In this guide we will be digging in to how supervised learning algorithms are structured and evaluated through the use of training, validation, and testing data sets. When you start your supervised learning algorithm build out you are going to be breaking down your dataframe into three sets: training, validation and testing. The general rule is that the majority of the data is dedicated to the training set and the remainder is allocated based on sample size and the actual model itself.
So, if you have a robust data frame I’d say about 80 percent of your data will be used as your training set. And depending on your model and how many hyperparameters you have you’ll have somewhere between a 10 percent, and 10 percent split. But keep in mind, if there aren’t many hyperparameters you can probably shift some of data into the test set. Now, let’s get into what all this means, and why it’s important to you as a machine learning developer.
When we talk about supervised learning, and hopefully I’m not over simplifying it, we are talking about a machine learning task that requires prior knowledge. And what I mean is that in order for supervised learning to work we have to know what the output should be based on the inputs. And this has to be the case because the goal of supervised learning is to approximate a relationship between input and output in the data. An analogy I like to use, because we all have experience with it, is when a parent tells their child not to touch a potentially hot stove top. Since the parent has previous knowledge with their stove, they are able to approximate how hot it may be. And in the future the child can decide what course of action they want to take based on the information. If they decide to touch the stove they will quickly realize, with a high level of certainty, their parents were right.
Like I said earlier, when building out a supervised algorithm it has to begin prior knowledge. This is what we consider to be the training set. More specifically, training sets are samples of data used to fit the model. It’s the actual data the model sees and learns from and it’s what we use to train the model. In our analogy the training data is comprised of all the experiences the parent has had with their stove top. They know every time they turn the stove on, it gets hot. Thus, turning the stove on is the input, and heat is the output.
The parent also knows that stoves aren’t just scorching hot or room temperature, instead there’s a range of temperatures based on a few factors. And that’s where validation sets come in. Validation sets are used to provide an unbiased evaluation of how well the model is fit based on the training data. And in order to produce a more accurate fit, variation has to be reduced by fine tuning the hyperparameters. So, if the parent in our example decided they wanted to ignore thermodynamics and concluded stoves have to be hot when the burners are on and cool when the burners are off, we would probably end up with a poorly fit model and a child that has a really sore hand. Thankfully, the parent considered heat dissipation and tuned the hyperparameters, allowing the training set to more accurately predict the output. Because of these modifications the uncertainty in the model has been reduced which presumably decreases the likelihood of the child burning their hand.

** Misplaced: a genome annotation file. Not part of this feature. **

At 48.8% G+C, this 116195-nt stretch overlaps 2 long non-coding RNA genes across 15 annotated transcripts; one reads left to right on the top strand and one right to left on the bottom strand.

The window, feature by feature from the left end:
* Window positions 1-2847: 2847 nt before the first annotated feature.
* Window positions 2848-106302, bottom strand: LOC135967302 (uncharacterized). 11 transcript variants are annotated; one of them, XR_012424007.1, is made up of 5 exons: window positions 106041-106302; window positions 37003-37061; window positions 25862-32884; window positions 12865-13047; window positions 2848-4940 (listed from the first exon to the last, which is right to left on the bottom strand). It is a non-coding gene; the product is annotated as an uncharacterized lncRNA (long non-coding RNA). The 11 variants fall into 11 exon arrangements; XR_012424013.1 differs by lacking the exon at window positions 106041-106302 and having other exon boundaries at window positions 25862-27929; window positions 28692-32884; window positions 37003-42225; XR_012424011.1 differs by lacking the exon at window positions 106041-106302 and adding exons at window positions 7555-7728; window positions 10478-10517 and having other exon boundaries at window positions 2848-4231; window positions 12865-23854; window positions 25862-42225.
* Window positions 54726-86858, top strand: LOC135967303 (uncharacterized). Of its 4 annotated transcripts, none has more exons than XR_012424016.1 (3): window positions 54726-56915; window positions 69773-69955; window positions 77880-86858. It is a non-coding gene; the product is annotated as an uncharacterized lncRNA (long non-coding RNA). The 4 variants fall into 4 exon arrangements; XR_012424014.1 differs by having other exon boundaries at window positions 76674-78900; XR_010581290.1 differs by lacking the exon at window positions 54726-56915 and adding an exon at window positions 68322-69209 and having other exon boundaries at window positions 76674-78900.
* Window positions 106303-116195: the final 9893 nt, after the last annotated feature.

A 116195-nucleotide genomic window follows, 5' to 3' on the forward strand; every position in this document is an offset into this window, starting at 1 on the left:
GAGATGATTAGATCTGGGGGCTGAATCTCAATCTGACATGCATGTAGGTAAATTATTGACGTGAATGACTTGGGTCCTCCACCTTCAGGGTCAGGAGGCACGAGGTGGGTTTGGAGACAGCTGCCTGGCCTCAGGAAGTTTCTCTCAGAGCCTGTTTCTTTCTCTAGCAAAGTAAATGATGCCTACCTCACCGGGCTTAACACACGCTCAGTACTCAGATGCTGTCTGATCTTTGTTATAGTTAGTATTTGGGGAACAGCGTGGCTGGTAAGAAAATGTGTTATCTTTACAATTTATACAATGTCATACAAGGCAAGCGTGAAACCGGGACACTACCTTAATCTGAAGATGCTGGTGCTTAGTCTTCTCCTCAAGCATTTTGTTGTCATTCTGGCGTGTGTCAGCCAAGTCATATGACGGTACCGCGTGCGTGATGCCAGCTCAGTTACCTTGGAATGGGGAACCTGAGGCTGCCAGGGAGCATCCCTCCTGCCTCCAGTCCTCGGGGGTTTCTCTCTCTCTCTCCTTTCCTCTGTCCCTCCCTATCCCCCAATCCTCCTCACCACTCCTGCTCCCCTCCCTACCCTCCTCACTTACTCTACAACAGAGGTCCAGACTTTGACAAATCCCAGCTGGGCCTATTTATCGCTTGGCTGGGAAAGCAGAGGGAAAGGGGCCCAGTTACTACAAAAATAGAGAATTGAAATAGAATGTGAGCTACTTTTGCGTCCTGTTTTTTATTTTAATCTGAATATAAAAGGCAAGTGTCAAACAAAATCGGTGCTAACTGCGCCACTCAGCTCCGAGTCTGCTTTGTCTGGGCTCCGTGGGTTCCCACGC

With a well fit model in place the algorithm can be tested, and that’s obviously where the testing dataset comes into play. There is really only one main purpose of the testing set and that is to evaluate the model. Applying this to our analogy it will be the moment the child decides to touch the stove top. Let’s say the burner has been off for twenty minutes and the child finally wants to validate their parents advice. When they touch it, it’s only luke warm. So to the child it kind of makes sense, but how do they know if the stove really gets that hot? So, they turn the burner back on and let it heat up. Anway, I think you get the point. Everytime the child decides to touch the burner they are acting as the test set, evaluating and learning from their parents prior knowledge.
Hopefully this all makes to you and wasn’t too simplified, because it is definitely something you will be dealing with as you move into the workplace. And when handling real world datasets it’s not always this cut and dry. At some point you will probably see coworkers using validation sets as their test set, which is not a good practice. Because as we’ve discussed the test set is generally well curated and contains carefully sampled data that covers the various classes that the model would face, when used in the real world.